or another. Applying this to the Tiger data set is not that big of a
deal. I already have the Tiger data in XYZ so computing grades is not
that difficult. Another reason for applying it to the whole data set is
to build a web portal with US coverage. Granted any single route will
not have continental scope, but individual routes might be anywhere on
the continent.

> I'm not saying it isn't worth doing, I'm just saying you'll need to
> qualify the precision of your results before you can say much about
> applying this to any real-world problems.

I'll post a link back if I get anything working. Meanwhile, thanks for
the ideas and thoughts.


> - Bill Thoen
> On 9/13/2010 5:28 PM, Stephen Woodbridge wrote:
>> Bill,
>> Thanks for the ideas. I might try to do something with the viewshed
>> idea in the future. It would need a LOT of computing to process all
>> the road segments in a National dataset like Tiger.
>> But for now I would like to figure out the routing costs.
>> One idea I had was to compute the grade for a segment and then compute
>> cost as:
>> cost = (time or distance) * scalefactor * max(abs(grade), 1.0)
>> This would have the effect of causing segments with a lot of grade to
>> have a higher cost of traversal.
>> Or similarly, if you want to pick roads with a lot of elevation
>> changes then use cost factor like:
>> cost = (time or distance) * scalefactor /
>> abs(sum_elevation_changes_over_the_segment)
>> This would have the effect of decreasing the traversal cost for
>> segments that have a lot of elevation changes.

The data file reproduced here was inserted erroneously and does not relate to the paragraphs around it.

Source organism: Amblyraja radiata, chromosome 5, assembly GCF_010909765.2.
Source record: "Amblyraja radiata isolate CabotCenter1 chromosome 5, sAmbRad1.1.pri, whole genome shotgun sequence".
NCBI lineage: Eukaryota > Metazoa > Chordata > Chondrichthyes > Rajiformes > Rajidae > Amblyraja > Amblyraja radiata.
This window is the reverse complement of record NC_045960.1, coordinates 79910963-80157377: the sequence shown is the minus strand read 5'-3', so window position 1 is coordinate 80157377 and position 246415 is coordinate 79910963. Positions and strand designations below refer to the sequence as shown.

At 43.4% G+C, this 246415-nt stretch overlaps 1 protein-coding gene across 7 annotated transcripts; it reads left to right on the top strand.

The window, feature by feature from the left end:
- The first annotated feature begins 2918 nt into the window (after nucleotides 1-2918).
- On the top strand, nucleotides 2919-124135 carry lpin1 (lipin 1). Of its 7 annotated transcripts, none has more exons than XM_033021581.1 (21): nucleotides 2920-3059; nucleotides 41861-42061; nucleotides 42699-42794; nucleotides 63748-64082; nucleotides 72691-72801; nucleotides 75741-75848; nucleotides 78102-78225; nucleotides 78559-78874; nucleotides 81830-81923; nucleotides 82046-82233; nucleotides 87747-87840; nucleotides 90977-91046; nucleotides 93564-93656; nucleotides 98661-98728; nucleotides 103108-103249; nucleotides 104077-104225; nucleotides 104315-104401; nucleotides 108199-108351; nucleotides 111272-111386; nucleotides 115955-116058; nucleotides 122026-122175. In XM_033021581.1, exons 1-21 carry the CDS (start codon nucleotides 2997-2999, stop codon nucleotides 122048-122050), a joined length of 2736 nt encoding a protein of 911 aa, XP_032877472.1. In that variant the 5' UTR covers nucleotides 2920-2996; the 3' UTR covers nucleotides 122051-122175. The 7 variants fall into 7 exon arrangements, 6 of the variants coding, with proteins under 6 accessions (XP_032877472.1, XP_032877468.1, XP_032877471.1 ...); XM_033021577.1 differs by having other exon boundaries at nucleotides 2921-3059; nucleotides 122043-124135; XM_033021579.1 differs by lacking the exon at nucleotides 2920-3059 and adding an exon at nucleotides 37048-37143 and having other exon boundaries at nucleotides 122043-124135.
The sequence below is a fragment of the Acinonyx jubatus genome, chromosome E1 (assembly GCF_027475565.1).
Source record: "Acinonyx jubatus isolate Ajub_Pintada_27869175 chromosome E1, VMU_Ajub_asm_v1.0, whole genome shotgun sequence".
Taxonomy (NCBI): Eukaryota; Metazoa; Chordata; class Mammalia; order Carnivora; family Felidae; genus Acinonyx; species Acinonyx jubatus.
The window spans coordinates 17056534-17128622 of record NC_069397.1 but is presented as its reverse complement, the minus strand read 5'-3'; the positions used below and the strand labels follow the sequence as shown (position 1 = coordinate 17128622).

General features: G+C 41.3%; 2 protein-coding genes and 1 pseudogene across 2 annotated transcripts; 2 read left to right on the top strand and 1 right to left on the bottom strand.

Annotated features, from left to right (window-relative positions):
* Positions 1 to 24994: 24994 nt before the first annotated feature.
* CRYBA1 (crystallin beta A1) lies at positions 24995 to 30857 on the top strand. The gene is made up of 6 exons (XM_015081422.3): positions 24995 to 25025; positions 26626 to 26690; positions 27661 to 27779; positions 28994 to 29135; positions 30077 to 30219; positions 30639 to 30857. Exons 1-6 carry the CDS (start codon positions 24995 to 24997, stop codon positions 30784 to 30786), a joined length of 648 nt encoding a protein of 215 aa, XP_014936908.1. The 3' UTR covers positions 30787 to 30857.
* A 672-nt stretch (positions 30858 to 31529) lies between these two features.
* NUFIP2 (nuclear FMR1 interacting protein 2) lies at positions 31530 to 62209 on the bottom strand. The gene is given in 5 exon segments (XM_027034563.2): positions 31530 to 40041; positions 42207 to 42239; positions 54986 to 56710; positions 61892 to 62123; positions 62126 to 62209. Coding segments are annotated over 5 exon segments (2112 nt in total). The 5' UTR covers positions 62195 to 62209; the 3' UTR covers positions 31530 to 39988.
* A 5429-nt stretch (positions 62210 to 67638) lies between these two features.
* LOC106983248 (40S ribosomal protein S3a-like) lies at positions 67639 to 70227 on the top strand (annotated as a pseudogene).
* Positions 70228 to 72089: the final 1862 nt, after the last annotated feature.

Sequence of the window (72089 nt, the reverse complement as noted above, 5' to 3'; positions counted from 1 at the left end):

>> These are pretty crude estimates and probably would need some fine
>> tuning to get reasonable results.
>> Thanks,
>> -Steve W
>> On 9/13/2010 4:24 PM, Bill Thoen wrote:
>>> Stephen Woodbridge wrote:
>>>> Hi all,
>>>> (This is cross posting from the pgrouting list, sorry for the dups.)
>>>> I have preprocessed some shapefile data and added elevation
>>>> information in the Z value of the coordinates. I'm wondering how to
>>>> best utilize that in routes and would like any thoughts or ideas you
>>>> might be willing to share.
>>>> The obvious answer is to wrap the elevation data into the cost values
>>>> as this is simple and straight forward and does not require code
>>>> changes. This brings me to what have other people done or thought
>>>> about doing in this regard?
>>> Since you seem to enjoy large database problems, have you considered
>>> loading the DEM data together with the roads and sample the viewshed
>>> every few km? You could then create an objective cost factor for
>>> "scenic," proportional to the amount of land visible, with some
>>> adjusting factor that distinguishes morphology, land cover, or other
>>> weighted factors from each sample point. Creating a scale of "scenic"
>>> and "picturesque" as it goes form "ho-hum flatland" to "precipitous,
>>> brake-burning, wheel-gripping adventurous" might be fun all by itself.
>>> If you're looking for 3D ideas, there's a GIS consulting company across
>>> the hall from me that specializes in 3D information, visualization and
>>> analysis, and I know they are working on web services to deliver the
>>> sort of data that an application like yours would consume. Their website
>>> is full of 3D imagery, articles and examples that you might want to
>>> check out for ideas or inspiration There's a particularly good
>>> demonstration of using fog instead of shadow to create a visual
>>> representation of ridge lines, if your 're using those to determine a
>>> topographic index (see http://ctmap.com/serendipity/index.php).
>>> *Bill Thoen*
>>> GISnet - www.gisnet.com <http://www.gisnet.com/>
>>> 1401 Walnut St., Suite C
>>> Boulder, CO 80302
>>> 303-786-9961 tel
>>> 303-443-4856 fax
>>> bthoen at gisnet.com
>>> _______________________________________________
>>> Discuss mailing list
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> --
> *Bill Thoen*
> GISnet - www.gisnet.com
> 303-786-9961